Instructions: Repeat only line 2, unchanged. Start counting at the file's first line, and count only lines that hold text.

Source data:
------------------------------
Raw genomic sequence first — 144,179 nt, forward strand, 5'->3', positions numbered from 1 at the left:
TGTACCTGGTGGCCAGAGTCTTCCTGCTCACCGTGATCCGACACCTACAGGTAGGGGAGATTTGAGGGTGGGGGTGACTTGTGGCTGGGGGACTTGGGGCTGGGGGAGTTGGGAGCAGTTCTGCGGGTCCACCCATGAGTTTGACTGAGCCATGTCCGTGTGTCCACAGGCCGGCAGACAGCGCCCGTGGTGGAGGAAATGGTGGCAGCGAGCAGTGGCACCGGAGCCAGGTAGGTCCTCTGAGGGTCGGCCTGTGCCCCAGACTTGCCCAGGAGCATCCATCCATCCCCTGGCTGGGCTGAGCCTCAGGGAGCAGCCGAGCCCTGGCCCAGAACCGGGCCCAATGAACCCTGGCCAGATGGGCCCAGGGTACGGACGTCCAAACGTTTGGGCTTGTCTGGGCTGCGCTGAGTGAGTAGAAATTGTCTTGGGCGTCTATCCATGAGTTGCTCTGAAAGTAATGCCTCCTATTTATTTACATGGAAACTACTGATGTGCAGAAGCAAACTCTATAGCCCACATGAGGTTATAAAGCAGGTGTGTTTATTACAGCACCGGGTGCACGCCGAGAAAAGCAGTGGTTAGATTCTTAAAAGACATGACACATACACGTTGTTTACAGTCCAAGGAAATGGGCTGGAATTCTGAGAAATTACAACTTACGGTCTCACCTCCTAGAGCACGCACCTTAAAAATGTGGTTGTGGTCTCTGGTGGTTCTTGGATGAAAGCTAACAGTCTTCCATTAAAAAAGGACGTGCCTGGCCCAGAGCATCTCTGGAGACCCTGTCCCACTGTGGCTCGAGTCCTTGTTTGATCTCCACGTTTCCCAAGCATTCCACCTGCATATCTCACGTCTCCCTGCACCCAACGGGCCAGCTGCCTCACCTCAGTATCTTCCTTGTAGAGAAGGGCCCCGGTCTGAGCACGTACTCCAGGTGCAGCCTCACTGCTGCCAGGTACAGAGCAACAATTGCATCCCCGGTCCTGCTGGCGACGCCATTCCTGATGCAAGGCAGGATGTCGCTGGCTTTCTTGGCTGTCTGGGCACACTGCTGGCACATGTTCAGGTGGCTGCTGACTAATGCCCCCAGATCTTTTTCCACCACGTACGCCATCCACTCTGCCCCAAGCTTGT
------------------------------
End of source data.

TGTACCTGGTGGCCAGAGTCTTCCTGCTCACCGTGATCCGACACCTACAGGTAGGGGAGATTTGAGGGTGGGGGTGACTTGTGGCTGGGGGACTTGGGGCTGGGGGAGTTGGGAGCAGTTCTGCGGGTCCACCCATGAGTTTGACTGAGCCATGTCCGTGTGTCCACAGGCCGGCAGACAGCGCCCGTGGTGGAGGAAATGGTGGCAGCGAGCAGTGGCACCGGAGCCAGGTAGGTCCTCTGAGGGTCGGCCTGTGCCCCAGACTTGCCCAGGAGCATCCATCCATCCCCTGGCTGGGCTGAGCCTCAGGGAGCAGCCGAGCCCTGGCCCAGAACCGGGCCCAATGAACCCTGGCCAGATGGGCCCAGGGTACGGACGTCCAAACGTTTGGGCTTGTCTGGGCTGCGCTGAGTGAGTAGAAATTGTCTTGGGCGTCTATCCATGAGTTGCTCTGAAAGTAATGCCTCCTATTTATTTACATGGAAACTACTGATGTGCAGAAGCAAACTCTATAGCCCACATGAGGTTATAAAGCAGGTGTGTTTATTACAGCACCGGGTGCACGCCGAGAAAAGCAGTGGTTAGATTCTTAAAAGACATGACACATACACGTTGTTTACAGTCCAAGGAAATGGGCTGGAATTCTGAGAAATTACAACTTACGGTCTCACCTCCTAGAGCACGCACCTTAAAAATGTGGTTGTGGTCTCTGGTGGTTCTTGGATGAAAGCTAACAGTCTTCCATTAAAAAAGGACGTGCCTGGCCCAGAGCATCTCTGGAGACCCTGTCCCACTGTGGCTCGAGTCCTTGTTTGATCTCCACGTTTCCCAAGCATTCCACCTGCATATCTCACGTCTCCCTGCACCCAACGGGCCAGCTGCCTCACCTCAGTATCTTCCTTGTAGAGAAGGGCCCCGGTCTGAGCACGTACTCCAGGTGCAGCCTCACTGCTGCCAGGTACAGAGCAACAATTGCATCCCCGGTCCTGCTGGCGACGCCATTCCTGATGCAAGGCAGGATGTCGCTGGCTTTCTTGGCTGTCTGGGCACACTGCTGGCACATGTTCAGGTGGCTGCTGACTAATGCCCCCAGATCTTTTTCCACCACGTACGCCATCCACTCTGCCCCAAGCTTGT